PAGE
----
Menus and credit: It’s called a patch for a reason

Background: You may want to read this post by David Perel, this one by John O’Nolan, and then this one at WP Tavern.

We slated menus for WordPress 3.0 during our developer’s meeting on January 7. After not getting very far over the next month — a lot of that due to our focus on custom post types and the MU merge — we noticed that Woothemes released their system (they did so on January 27). We had been struggling with the concept (early patches used the widgets code as a base) and their take seemed like an interesting angle.

After they contributed a giant patch, we switched the schema over to a custom post type and taxonomy, rewrote a lot of the code to conform to our coding standards, and started to build out an API. After a round of usability testing, we made some numerous design and UI changes. We also needed no-JavaScript support and RTL support, and our new UI called for new JavaScript, so most of everything ended up being rewritten.

Point is, that’s how it works. It’s called iteration. In an open source project, iteration happens very publicly. I can think of a handful of patches I have personally written or committed that ended up getting modified extensively later in the same development cycle, or in some cases outright refactored or removed. This doesn’t make the contributions less valuable. Of the hundreds of patches I have written, many iterated existing code written by others. It’s called a patch for a reason. As we evolved the custom post type system, tons of code got rewritten, some of it dating three years and some of it three days. As we merged in WordPress MU, thousands of lines of code written by Donncha and contributors to MU were in some cases entirely rewritten or simply deprecated and removed. This is how a project evolves, grows, and strengthens.

Menus were a collaborative effort among dozens of developers. The first contribution to the effort, by Jeffikus of Woothemes, was very important. It was a very sizable contribution that then drove our stalled development in the direction we were grasping at for some time. But it was also just the first of hundreds of iterations (like any other major feature) — the patch was an early prototype of a feature we wanted to scale to millions. Like every other individual pouring mind and soul into the WordPress project (more than 200 contributed to WordPress 3.0, dozens on menus), they absolutely deserve credit for their efforts, on top of the respect they have earned for contributing commercial code to the project.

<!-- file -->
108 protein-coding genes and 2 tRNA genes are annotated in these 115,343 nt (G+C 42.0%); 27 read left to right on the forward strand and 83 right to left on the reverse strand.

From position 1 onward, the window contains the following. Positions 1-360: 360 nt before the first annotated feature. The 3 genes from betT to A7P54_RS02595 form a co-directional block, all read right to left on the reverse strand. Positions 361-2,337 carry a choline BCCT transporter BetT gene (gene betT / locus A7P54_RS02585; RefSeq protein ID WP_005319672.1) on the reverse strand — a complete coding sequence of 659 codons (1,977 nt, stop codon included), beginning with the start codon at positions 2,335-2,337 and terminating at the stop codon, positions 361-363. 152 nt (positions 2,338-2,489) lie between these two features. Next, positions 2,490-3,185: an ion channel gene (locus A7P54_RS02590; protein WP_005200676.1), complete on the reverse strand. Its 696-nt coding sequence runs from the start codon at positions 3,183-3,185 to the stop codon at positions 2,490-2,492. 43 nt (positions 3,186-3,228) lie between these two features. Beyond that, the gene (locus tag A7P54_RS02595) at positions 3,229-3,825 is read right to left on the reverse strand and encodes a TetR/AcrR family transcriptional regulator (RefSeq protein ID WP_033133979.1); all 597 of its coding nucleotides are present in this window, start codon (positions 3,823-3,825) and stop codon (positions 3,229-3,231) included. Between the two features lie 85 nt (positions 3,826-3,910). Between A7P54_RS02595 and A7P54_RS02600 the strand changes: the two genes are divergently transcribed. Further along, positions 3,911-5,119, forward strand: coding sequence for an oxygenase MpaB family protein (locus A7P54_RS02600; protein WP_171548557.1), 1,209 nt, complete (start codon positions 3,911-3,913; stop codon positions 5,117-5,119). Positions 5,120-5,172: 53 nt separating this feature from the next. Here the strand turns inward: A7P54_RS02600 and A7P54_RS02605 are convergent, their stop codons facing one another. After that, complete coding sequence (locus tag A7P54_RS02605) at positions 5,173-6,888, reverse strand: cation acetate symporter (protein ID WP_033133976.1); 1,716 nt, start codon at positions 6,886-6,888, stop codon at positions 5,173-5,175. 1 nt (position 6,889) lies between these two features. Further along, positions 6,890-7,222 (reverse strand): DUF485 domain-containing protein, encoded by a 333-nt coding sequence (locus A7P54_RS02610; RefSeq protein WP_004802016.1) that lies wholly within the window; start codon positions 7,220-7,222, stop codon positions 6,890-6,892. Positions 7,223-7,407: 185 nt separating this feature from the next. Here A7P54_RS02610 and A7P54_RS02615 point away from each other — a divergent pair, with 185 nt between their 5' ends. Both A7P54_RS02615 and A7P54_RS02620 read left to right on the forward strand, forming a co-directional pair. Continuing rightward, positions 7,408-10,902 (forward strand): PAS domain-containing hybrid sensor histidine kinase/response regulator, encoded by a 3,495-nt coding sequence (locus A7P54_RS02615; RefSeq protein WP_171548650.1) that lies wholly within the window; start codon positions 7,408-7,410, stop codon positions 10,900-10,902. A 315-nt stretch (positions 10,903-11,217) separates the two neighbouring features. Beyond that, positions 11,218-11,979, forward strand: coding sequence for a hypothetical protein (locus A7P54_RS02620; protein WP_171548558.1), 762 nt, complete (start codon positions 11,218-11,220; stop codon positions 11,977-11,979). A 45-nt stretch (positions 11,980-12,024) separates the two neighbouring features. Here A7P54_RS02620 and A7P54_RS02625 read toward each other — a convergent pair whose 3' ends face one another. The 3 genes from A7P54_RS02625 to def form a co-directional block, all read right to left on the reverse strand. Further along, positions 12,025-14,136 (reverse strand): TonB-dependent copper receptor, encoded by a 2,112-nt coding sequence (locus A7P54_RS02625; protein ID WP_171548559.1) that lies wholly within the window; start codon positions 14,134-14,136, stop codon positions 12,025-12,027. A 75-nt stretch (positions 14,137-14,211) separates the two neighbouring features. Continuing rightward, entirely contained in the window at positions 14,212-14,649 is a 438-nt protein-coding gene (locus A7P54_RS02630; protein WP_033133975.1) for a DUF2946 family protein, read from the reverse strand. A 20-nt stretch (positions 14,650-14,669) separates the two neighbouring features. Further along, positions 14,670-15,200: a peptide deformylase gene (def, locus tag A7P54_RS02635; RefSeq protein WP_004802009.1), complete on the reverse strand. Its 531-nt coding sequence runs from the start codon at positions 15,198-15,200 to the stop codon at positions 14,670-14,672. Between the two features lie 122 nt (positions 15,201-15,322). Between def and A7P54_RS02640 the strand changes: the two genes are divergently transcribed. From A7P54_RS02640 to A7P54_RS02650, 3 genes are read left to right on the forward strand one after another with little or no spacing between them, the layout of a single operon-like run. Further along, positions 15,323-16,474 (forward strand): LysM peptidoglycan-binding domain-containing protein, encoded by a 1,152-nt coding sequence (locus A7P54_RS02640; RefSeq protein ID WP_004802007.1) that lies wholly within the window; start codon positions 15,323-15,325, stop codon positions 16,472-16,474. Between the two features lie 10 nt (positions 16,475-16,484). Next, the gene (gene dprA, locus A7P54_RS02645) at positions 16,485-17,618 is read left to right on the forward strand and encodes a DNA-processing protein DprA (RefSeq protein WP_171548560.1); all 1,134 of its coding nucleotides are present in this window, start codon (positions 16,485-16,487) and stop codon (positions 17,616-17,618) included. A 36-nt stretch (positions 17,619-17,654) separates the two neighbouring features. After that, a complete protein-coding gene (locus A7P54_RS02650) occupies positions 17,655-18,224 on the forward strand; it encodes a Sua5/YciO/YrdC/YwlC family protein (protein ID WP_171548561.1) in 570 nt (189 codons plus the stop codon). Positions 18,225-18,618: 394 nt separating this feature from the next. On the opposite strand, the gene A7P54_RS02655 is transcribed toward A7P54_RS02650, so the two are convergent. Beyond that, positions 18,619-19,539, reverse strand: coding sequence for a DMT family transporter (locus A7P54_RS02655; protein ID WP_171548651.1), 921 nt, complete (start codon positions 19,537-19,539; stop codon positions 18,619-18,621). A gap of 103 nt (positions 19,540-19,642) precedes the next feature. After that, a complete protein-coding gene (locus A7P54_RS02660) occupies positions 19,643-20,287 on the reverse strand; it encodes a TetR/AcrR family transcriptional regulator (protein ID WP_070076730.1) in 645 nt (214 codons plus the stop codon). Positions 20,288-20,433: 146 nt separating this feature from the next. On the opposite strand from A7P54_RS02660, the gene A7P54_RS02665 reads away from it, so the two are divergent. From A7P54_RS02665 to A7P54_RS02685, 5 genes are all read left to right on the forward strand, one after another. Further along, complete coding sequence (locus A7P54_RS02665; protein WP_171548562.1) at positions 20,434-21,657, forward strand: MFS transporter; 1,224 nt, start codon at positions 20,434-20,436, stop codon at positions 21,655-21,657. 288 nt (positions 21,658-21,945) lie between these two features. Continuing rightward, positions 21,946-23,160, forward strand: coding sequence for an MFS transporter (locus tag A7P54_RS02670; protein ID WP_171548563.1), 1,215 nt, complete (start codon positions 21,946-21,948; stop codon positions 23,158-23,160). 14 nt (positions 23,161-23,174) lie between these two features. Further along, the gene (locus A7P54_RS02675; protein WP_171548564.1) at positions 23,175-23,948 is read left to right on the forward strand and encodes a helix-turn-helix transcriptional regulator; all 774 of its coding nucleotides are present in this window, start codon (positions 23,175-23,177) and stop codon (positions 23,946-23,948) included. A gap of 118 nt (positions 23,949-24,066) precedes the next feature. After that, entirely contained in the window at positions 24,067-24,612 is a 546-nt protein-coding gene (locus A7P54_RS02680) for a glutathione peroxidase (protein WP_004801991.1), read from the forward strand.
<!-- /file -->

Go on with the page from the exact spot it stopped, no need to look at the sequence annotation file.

I don’t think anyone is at all disputing that.

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Andrew Nacin

Lead developer of WordPress, living in Washington, D.C. Follow me on Twitter.

6 thoughts on “Menus and credit: It’s called a patch for a reason”

  1. I completely agree. WordPress is a project with many contributers who all deserve credit and I imagine they will receive it in the announcement post. There is a reason that Twenty Ten lists its author as “the WordPress team”. It’s because without everyone working together as a team, our great software would never see the light of day.

    1. Thanks! And congrats, you’re the first person on this blog to trigger the “Wordpress” to “WordPress” filter that we included in 3.0 🙂

  2. Thanks Andrew, it was a great experience working with the community on this. I count it as a privilege to be mentioned 🙂

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